SOON after the Europeans arrived, they began to colonise territory that was already occupied and providing a living for its long time inhabitants.
The original populations were overlooked as the fast-reproducing, more powerful hordes took over the lush valleys and fast-developing agricultural areas.
But a growing number of enthusiasts are now coming to the plight of the originals, providing safety and shelter from the spreading hordes.
The narrative of invasion and a struggle for survival might sound familiar, but it is one few people know about: the takeover of Australia by European bees.
Introduced for their manufacturing and pollinating skills, the honey bees have a habit of pushing aside the smaller native bees.
There are more than 1700 species of native bees and although just 11 of them are stingless, their diminutive size means they are unable to deliver a harmful sting.
Some of the larger native bees are credited with having a sting as painful as a bull ant bite but are unlikely to do so unless trodden on or threatened in some way.
Derek Ryan, of Sorrento is one of those affected by the tales of loss and dispossession suffered by native bees.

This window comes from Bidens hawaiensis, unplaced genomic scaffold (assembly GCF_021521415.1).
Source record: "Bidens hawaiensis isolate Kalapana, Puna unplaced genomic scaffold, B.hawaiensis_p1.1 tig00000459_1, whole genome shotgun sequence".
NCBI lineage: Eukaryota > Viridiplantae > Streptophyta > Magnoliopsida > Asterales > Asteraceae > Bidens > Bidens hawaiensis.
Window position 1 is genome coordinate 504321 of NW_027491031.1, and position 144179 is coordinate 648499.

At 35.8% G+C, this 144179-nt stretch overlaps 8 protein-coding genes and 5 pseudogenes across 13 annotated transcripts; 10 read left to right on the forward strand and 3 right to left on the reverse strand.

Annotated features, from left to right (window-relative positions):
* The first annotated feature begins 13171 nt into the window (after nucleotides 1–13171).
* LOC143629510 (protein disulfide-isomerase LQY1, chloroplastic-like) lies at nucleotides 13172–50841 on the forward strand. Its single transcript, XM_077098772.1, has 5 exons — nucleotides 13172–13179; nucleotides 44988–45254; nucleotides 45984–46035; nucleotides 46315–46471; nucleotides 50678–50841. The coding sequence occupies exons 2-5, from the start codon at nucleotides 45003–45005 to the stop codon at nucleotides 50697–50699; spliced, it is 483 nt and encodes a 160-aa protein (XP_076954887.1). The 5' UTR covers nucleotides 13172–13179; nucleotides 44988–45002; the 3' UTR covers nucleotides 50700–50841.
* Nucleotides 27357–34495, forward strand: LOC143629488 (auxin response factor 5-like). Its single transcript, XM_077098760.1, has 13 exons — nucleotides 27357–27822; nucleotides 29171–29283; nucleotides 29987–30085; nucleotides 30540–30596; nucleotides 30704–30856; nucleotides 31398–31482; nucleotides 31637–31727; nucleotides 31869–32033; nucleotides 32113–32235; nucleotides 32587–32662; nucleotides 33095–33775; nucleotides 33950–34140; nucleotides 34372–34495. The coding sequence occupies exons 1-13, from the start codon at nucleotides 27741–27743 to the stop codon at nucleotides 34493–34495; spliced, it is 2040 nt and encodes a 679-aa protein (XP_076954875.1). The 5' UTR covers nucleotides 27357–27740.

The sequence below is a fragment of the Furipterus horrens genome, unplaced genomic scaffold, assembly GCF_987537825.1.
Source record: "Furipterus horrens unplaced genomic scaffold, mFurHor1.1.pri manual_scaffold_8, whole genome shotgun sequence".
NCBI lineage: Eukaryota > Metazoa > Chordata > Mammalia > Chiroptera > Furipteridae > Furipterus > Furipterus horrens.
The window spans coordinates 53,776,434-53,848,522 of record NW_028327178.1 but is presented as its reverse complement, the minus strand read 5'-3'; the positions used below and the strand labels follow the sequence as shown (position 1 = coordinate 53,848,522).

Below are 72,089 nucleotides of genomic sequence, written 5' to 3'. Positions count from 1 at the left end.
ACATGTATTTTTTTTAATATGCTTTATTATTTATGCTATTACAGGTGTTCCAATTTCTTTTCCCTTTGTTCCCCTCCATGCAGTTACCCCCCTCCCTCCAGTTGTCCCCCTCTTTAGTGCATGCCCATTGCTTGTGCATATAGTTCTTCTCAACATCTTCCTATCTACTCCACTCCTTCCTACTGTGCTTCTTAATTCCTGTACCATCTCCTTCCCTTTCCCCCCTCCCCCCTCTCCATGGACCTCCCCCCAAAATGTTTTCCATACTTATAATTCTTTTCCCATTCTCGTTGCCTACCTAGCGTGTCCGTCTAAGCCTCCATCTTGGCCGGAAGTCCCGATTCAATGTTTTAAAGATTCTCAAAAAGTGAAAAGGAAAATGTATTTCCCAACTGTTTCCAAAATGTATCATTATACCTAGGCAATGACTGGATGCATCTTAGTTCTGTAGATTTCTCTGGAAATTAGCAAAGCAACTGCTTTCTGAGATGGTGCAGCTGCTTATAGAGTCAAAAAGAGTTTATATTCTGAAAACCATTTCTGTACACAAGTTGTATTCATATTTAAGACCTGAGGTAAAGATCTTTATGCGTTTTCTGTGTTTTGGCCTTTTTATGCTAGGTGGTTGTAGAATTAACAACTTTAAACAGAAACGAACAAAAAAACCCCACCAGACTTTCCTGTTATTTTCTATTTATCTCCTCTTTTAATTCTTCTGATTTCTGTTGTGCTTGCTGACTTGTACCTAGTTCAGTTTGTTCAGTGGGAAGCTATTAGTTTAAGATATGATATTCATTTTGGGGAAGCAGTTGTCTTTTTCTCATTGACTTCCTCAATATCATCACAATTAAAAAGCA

After hearing Cr David Gill speak passionately about the need for native bees and their value to Australia’s environment, Mr Ryan decided to help the bees out.
“I never knew native bees existed until I heard David when he visited Sorrento Rotary Club,” Mr Ryan said.
Also, a member of Sorrento Men’s Shed, Mr Ryan set about making “bee hotels”, using recycled timber and bamboo that he found growing mainly on nature strips.
During the COVID-19 lockdown he made and gave away six small hotels.
But his crowning achievement, built over five months, was something on a much grander scale.
“I have a friend with a 30 acre farm and part of it is a protected orchard. So, I told him that I would make him a large bee hotel,” he said.
“I have foraged for bamboo and other recycled woods and tree cuttings and I “have made a double sided bee hotel for his farm and is probably the largest bee hotel in Australia.”
Cr Gill, who often give talks about Australia’s endangered native bees to clubs, community groups and schools, said Mr Ryan’s efforts “makes it even more worthwhile”.
Now that the hotel has been installed on Mr Ryan’s friend’s farm near Mornington, he is waiting to see what types and how many of the native bees take up his offer of residency.